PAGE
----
for any . That is, is bounded from below.

It follows that is bounded in . In the following, the proof of the Palais-Smale condition is the same as that in Theorem 3.1, and we omit it here.

By Theorem 2.2, possesses at least distinct pairs of nontrivial critical points. Then, problem (3.19) has at least distinct pairs of nontrivial classical solutions, that is, problem (1.1) has at least distinct pairs of nontrivial classical solutions

Theorem 3.6.

Let the following conditions hold.

(i) There exist constants such that for every .

Proof.

The proof is similar to the proof of Theorem 3.5, and we omit it here.

Theorem 3.7.

Let the following conditions hold.

(i) There exist constants such that .

(iii) and are odd about and uniformly for .

Proof.

That is, for any . So, there exists a constant such that , which contradicts (3.36). Then . Similarly, we can prove that . Then, is solution of problem (1.1).

for any . Obviously, is continuous. By Lemma 2.3, we have the critical points of as solutions of problem (3.35). By (3.40) and (iii), is an even functional and .

for any . That is, is bounded from below.

It follows that is bounded in . In the following, the proof of the Palais-Smale condition is the same as that in Theorem 3.1, and we omit it here.

Let , then for any . Then, for any .

By Theorem 2.2, possesses at least distinct pairs of nontrivial critical points. Then, problem (3.35) has at least distinct pairs of nontrivial classical solutions, that is, problem (1.1) has at least distinct pairs of nontrivial classical solutions.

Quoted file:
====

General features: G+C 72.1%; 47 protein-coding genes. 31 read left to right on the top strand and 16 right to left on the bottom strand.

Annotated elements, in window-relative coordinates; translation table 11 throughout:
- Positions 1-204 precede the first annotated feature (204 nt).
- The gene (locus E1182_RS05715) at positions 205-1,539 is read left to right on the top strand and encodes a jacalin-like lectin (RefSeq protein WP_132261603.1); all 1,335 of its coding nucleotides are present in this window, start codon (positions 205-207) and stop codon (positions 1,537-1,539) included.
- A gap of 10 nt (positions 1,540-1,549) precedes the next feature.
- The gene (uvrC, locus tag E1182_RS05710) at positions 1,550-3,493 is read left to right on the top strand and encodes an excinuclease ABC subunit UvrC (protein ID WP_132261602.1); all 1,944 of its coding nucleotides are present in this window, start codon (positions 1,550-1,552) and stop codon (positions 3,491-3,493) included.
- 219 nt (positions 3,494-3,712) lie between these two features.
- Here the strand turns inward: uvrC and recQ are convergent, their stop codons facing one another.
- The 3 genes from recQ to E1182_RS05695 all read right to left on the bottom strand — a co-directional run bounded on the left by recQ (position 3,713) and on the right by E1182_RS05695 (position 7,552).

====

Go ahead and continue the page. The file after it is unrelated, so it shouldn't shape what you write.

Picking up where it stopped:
Theorem 3.8.

Let the following conditions hold.

(i) There exist constants such that .

(iii) and are odd about and for any .

Proof.

The proof is similar to the proof of Theorem 3.7, and we omit it here.

## 4. Some Examples

Example 4.1.

then . Applying Theorem 3.1, then for any , when , problem (4.1) has at least distinct pairs of nontrivial classical solutions.

Example 4.2.

then . Applying Theorem 3.3, then for any , when , problem (4.3) has at least distinct pairs of nontrivial classical solutions.

Example 4.3.

then . Applying Theorem 3.5, then for any , when , problem (4.5) has at least distinct pairs of nontrivial classical solutions.

Example 4.4.

then . Applying Theorem 3.7, then for any , when , problem (4.7) has at least distinct pairs of nontrivial classical solutions.

## Declarations

### Acknowledgments

This work was supported by the NNSF of China (no. 10871062) and a project supported by Hunan Provincial Natural Science Foundation of China (no. 10JJ6002).

## Authors’ Affiliations